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Pumpkins make way for pineapples at Penrhyn Castle this October half term

Pineapples arrive at Penrhyn Castle © National Trust Sioned Griffiths

Forget the pumpkins, gourds and apples, this autumn, visitors are invited to Penrhyn Castle and Garden to learn more about pineapples, how they symbolised wealth and were a delicacy in the gardens at Penrhyn in the early 19th century. 

During the 19th and 20th centuries pineapples were an exotic novelty in Victorian Britain and were loved both for their sweet taste and unique appearance. They were symbols of wealth and luxury in Europe because they were expensive to transport or grow.

During this time, Richard Pennant, the first Baron of Penrhyn, invested profits made from Jamaican sugar plantations into his Caernarfonshire agricultural estates and set up the Penrhyn Slate Quarry. His cousin, George Hay Dawkins-Pennant inherited the means to build the impressive neo-Norman castle and cultivate the beautiful formal garden and lucrative kitchen gardens.

Historical records show that pineapples were grown at Penrhyn Castle from the 19th  century into the early 20th century, and a testimony given by Norman Thomas, gardener at Penrhyn between 1924 and 1926, reveals that ‘growing fruit was a speciality at the Penrhyn estate’.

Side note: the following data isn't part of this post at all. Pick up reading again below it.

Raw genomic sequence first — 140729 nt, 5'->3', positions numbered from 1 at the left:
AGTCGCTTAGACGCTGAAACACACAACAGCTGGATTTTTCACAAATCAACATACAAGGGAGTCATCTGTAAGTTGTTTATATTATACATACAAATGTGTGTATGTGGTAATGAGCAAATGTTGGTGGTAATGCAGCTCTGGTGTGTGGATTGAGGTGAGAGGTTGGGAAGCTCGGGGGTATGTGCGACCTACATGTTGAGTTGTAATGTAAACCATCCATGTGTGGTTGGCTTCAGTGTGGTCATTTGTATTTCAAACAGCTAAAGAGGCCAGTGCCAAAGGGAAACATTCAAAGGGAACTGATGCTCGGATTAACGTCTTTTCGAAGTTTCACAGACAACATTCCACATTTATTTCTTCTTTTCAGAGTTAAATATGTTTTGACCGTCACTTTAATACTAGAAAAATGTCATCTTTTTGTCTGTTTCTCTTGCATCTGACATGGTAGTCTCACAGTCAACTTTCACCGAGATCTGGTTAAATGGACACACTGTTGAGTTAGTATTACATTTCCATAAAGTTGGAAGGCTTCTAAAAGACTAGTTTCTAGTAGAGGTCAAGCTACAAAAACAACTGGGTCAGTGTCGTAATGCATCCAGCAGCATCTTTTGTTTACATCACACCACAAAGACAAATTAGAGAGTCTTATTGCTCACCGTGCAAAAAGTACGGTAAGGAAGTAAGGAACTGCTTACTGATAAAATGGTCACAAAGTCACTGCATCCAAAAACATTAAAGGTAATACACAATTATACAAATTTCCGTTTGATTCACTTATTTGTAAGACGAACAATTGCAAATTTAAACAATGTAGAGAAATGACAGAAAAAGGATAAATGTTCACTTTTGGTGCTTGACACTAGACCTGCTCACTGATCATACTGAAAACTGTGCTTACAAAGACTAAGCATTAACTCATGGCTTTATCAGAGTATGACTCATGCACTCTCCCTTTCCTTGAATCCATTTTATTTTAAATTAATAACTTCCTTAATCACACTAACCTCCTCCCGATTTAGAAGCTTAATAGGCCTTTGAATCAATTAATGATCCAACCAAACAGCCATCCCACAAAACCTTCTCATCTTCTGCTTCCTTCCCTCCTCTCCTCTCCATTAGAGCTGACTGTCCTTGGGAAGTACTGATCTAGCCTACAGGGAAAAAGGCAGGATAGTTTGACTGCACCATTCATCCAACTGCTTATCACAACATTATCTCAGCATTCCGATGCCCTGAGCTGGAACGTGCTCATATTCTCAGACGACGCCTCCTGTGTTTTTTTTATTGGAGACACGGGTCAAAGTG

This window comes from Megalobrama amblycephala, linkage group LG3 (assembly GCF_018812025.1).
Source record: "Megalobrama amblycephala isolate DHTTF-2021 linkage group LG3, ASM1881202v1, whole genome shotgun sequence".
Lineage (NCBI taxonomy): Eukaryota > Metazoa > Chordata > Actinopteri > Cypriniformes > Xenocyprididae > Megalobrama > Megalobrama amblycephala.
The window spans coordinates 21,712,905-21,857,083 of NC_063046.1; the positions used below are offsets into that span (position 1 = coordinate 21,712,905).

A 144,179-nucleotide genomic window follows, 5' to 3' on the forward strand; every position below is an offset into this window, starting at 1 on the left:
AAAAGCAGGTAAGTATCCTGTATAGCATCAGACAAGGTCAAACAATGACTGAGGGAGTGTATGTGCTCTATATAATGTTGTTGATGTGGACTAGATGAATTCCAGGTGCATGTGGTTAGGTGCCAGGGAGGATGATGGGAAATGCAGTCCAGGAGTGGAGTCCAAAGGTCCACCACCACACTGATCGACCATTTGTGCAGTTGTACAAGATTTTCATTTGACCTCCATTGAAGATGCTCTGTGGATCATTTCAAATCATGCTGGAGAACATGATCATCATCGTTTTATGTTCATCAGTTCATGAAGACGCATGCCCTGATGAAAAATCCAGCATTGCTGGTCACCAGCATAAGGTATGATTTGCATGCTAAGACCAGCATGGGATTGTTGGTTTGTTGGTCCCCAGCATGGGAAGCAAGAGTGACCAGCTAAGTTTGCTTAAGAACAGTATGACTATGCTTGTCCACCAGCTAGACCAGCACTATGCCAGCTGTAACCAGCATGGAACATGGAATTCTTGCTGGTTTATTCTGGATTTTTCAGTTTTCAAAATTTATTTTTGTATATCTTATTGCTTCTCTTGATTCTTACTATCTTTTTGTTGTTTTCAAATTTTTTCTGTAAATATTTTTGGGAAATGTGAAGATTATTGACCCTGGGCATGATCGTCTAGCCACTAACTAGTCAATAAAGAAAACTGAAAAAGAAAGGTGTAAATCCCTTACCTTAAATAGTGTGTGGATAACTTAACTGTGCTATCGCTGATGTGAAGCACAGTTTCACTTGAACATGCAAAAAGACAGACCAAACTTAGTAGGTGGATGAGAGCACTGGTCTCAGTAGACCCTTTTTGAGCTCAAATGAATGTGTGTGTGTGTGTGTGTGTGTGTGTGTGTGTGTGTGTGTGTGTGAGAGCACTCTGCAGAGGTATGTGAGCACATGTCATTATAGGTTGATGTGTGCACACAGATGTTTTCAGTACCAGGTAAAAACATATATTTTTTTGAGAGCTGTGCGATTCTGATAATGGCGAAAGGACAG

Richard Pennington, Senior House and Collections Manager at Penrhyn Castle said

“Built to impress, Penrhyn Castle is a display of nineteenth century extravagance and the decision to grow pineapples in their kitchen garden was no exception. Having the facilities and staff skilled enough to grow pineapples in Britain was a demonstration of the Pennant family’s wealth.”

“Grown in specially built pineapple pits in hot houses, the pineapples were monitored daily, and meticulous records were kept of when they were watered. When ready, they would be packed and put on trains to London, where they were sold.”

From 22 October and 6 November, National Trust Cymru are inviting visitors to follow the new family trail around the ‘Victorian globe’ where they can immerse themselves in a world of sail ships and steam trains as they follow the pineapple from its origins in South America all the way to this neo-Norman castle in North Wales.

While visiting, don’t miss the last chance to see the thought-provoking What a World exhibition inside the castle. Featuring the creative responses of local school children, this exhibition highlights items in the Penrhyn Castle collections that link the site to its colonial past, the transatlantic slave trade, and the culture of colonialism.